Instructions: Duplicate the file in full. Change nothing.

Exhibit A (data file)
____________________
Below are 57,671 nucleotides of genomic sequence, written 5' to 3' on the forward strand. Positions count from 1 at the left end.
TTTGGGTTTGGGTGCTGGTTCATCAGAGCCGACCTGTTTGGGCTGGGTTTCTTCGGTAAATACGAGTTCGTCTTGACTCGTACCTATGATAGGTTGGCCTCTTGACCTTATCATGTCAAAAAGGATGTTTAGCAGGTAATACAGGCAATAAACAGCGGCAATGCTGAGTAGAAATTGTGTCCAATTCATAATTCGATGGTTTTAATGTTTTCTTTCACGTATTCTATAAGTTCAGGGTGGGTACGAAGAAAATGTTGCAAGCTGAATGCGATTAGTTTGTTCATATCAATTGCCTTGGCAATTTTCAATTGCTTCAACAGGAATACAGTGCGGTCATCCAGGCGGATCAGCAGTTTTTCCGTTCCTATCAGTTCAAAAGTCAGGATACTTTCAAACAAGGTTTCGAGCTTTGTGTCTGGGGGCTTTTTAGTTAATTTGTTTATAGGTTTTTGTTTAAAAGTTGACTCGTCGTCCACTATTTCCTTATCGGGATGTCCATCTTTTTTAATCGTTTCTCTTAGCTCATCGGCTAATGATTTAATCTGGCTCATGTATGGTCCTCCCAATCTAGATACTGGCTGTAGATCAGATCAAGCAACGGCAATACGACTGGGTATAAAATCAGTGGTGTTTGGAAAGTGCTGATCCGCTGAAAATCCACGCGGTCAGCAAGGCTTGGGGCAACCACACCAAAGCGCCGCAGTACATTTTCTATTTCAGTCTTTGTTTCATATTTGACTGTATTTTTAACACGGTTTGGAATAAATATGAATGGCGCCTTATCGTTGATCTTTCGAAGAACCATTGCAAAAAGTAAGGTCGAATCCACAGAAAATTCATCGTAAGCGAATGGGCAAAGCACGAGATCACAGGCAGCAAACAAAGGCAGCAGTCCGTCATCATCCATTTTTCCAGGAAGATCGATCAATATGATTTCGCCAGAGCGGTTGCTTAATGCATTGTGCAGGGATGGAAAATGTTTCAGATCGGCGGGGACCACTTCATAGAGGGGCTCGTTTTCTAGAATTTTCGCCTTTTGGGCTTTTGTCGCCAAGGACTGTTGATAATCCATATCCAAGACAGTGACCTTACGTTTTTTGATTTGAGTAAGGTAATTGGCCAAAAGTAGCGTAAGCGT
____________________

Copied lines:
Below are 57,671 nucleotides of genomic sequence, written 5' to 3' on the forward strand. Positions count from 1 at the left end.
TTTGGGTTTGGGTGCTGGTTCATCAGAGCCGACCTGTTTGGGCTGGGTTTCTTCGGTAAATACGAGTTCGTCTTGACTCGTACCTATGATAGGTTGGCCTCTTGACCTTATCATGTCAAAAAGGATGTTTAGCAGGTAATACAGGCAATAAACAGCGGCAATGCTGAGTAGAAATTGTGTCCAATTCATAATTCGATGGTTTTAATGTTTTCTTTCACGTATTCTATAAGTTCAGGGTGGGTACGAAGAAAATGTTGCAAGCTGAATGCGATTAGTTTGTTCATATCAATTGCCTTGGCAATTTTCAATTGCTTCAACAGGAATACAGTGCGGTCATCCAGGCGGATCAGCAGTTTTTCCGTTCCTATCAGTTCAAAAGTCAGGATACTTTCAAACAAGGTTTCGAGCTTTGTGTCTGGGGGCTTTTTAGTTAATTTGTTTATAGGTTTTTGTTTAAAAGTTGACTCGTCGTCCACTATTTCCTTATCGGGATGTCCATCTTTTTTAATCGTTTCTCTTAGCTCATCGGCTAATGATTTAATCTGGCTCATGTATGGTCCTCCCAATCTAGATACTGGCTGTAGATCAGATCAAGCAACGGCAATACGACTGGGTATAAAATCAGTGGTGTTTGGAAAGTGCTGATCCGCTGAAAATCCACGCGGTCAGCAAGGCTTGGGGCAACCACACCAAAGCGCCGCAGTACATTTTCTATTTCAGTCTTTGTTTCATATTTGACTGTATTTTTAACACGGTTTGGAATAAATATGAATGGCGCCTTATCGTTGATCTTTCGAAGAACCATTGCAAAAAGTAAGGTCGAATCCACAGAAAATTCATCGTAAGCGAATGGGCAAAGCACGAGATCACAGGCAGCAAACAAAGGCAGCAGTCCGTCATCATCCATTTTTCCAGGAAGATCGATCAATATGATTTCGCCAGAGCGGTTGCTTAATGCATTGTGCAGGGATGGAAAATGTTTCAGATCGGCGGGGACCACTTCATAGAGGGGCTCGTTTTCTAGAATTTTCGCCTTTTGGGCTTTTGTCGCCAAGGACTGTTGATAATCCATATCCAAGACAGTGACCTTACGTTTTTTGATTTGAGTAAGGTAATTGGCCAAAAGTAGCGTAAGCGT